— Event

Image reads: C-O-L-A celebration with special guest Zeph Capo.

Texas AFT COLA Celebration! 

It’s official. Voters overwhelmingly approved a cost-of-living adjustment for retired Texas educators. This win could have never happened without the relentless hard work of Texas AFT retirees. 

To keep up the momentum from this win and to grow our movement, we will also be taking collective action to grow our membership. 

— Censorship

Texas Book-Banning Bill Partially Blocked by Appeals Court in Unanimous Ruling 

This Wednesday, the U.S. 5th Circuit Court of Appeals upheld a decision by a lower court to temporarily block the implementation of part of House Bill 900 by Rep. Jared Patterson (R-Frisco), a bill intended to ban certain materials from the shelves of public school libraries. 


This decision by the 5th Circuit, considered by many as the most conservative of the 11 appellate court districts, will temporarily block the full implementation of HB 900 before a judge evaluates the constitutionality of the law at a formal hearing. While this ruling is only a temporary block, the court explicitly stated within the ruling that the law likely will be found unconstitutional based on “controlling precedent.”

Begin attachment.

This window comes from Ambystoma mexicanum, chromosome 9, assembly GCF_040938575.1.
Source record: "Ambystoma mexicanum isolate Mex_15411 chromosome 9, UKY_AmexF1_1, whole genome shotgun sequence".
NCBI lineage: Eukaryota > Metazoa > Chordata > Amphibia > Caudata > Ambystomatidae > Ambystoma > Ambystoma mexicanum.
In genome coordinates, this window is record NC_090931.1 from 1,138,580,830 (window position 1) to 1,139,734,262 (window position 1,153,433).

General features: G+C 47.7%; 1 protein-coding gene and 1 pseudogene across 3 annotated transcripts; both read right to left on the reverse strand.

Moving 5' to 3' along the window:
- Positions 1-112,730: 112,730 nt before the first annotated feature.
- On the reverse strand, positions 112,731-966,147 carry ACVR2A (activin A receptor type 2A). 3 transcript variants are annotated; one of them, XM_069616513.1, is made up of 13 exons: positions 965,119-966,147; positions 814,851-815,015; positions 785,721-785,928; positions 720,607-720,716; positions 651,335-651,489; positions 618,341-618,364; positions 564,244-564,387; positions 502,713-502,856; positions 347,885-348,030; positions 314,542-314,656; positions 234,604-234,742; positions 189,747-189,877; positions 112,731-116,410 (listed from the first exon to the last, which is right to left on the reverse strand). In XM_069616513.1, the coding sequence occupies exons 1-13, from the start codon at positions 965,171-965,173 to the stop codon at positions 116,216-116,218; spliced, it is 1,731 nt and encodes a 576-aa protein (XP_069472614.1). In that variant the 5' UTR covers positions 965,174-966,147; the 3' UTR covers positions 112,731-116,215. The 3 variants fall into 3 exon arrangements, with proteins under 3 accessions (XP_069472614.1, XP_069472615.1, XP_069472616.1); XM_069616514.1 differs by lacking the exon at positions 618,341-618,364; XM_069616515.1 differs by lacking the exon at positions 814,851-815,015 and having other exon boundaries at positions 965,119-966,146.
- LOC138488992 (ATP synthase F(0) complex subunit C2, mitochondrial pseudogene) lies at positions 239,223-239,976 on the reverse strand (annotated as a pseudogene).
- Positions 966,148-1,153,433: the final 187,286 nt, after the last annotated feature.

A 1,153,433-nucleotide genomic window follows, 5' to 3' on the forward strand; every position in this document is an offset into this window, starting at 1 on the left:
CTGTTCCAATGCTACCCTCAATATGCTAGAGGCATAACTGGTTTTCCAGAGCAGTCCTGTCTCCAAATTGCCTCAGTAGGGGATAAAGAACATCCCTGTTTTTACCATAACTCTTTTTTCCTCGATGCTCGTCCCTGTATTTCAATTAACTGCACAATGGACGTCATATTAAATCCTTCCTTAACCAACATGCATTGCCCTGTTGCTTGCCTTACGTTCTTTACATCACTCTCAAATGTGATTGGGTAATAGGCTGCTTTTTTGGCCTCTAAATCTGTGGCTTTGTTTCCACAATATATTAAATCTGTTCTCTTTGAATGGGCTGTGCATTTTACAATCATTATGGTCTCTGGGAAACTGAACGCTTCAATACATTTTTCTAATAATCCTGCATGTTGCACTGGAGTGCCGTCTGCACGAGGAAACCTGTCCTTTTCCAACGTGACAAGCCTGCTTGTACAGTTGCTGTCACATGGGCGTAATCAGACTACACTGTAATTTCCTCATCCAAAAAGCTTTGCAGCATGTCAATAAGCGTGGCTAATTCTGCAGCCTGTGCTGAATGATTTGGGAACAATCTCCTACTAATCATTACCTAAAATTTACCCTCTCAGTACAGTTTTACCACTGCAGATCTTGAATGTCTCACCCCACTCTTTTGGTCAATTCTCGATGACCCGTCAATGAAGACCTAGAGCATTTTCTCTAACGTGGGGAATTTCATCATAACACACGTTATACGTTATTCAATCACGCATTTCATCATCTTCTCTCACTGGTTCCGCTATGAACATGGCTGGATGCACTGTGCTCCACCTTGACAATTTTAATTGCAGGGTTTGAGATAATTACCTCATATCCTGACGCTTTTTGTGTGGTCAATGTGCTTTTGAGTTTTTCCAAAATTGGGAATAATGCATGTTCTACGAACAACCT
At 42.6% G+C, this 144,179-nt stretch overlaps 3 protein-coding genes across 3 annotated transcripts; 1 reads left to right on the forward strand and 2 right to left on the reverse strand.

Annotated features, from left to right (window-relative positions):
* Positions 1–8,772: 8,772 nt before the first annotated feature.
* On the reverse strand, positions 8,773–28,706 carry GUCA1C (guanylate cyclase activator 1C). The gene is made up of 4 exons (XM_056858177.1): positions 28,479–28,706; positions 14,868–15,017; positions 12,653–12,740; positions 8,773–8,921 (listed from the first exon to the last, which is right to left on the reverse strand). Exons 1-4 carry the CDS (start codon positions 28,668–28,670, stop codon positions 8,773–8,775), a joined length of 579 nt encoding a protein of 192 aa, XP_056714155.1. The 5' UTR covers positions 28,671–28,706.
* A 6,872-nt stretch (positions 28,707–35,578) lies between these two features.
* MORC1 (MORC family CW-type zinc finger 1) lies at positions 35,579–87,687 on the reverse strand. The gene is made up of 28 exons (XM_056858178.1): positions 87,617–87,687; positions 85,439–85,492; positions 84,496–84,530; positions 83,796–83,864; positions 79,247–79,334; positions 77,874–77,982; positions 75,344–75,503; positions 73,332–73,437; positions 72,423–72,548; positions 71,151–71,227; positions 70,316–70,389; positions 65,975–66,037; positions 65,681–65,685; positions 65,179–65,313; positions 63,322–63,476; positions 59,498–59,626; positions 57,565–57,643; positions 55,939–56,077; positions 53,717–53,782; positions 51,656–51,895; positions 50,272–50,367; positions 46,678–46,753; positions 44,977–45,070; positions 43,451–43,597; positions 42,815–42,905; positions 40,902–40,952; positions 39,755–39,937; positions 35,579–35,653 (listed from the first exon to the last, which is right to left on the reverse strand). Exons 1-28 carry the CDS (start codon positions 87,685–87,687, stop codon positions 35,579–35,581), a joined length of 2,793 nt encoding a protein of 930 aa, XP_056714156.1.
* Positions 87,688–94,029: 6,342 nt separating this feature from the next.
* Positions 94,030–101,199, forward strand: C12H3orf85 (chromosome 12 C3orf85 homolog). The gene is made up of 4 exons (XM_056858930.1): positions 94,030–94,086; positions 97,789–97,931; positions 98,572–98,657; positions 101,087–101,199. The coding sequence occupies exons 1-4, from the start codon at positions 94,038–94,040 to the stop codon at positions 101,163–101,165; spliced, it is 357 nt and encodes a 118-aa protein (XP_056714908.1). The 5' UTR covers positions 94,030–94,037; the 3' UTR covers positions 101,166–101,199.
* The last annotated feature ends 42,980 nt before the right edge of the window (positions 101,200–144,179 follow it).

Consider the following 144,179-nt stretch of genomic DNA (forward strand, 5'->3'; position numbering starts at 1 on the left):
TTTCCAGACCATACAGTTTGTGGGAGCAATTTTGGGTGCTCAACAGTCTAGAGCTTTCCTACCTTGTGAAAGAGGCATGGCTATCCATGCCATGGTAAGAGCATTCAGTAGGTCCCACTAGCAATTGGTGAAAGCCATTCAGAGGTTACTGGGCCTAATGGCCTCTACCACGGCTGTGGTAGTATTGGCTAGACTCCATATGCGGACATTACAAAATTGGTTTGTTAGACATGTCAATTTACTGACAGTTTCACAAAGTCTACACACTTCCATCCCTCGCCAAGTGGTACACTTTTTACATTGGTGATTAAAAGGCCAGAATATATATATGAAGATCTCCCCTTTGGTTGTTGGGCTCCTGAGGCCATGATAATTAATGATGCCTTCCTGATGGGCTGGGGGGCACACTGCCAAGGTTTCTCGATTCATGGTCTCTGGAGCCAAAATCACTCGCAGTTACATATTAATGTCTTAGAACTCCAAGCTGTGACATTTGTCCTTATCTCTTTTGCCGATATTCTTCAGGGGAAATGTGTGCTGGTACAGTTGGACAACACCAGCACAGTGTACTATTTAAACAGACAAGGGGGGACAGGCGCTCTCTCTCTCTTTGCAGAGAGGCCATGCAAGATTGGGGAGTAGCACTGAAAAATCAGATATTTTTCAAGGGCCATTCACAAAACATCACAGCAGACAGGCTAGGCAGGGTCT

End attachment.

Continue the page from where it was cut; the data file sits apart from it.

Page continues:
— Event

AFT Book Club: A Conversation with Amanda Gorman 

Sunday, Jan. 28 

5 p.m. CT 

AFT, Share My Lesson, and the Albert Shanker Institute are hosting a groundbreaking new book club series this year. Tune in each month for an evening of inspiration, intellect, and innovation! Plus, when you’re one of the first to sign up each month, watch for discounts and incentives to get the upcoming author’s books.  

In January, inaugural poet and activist Amanda Gorman will join AFT President Randi Weingarten for the first session of the AFT Book Club Series.

— Locals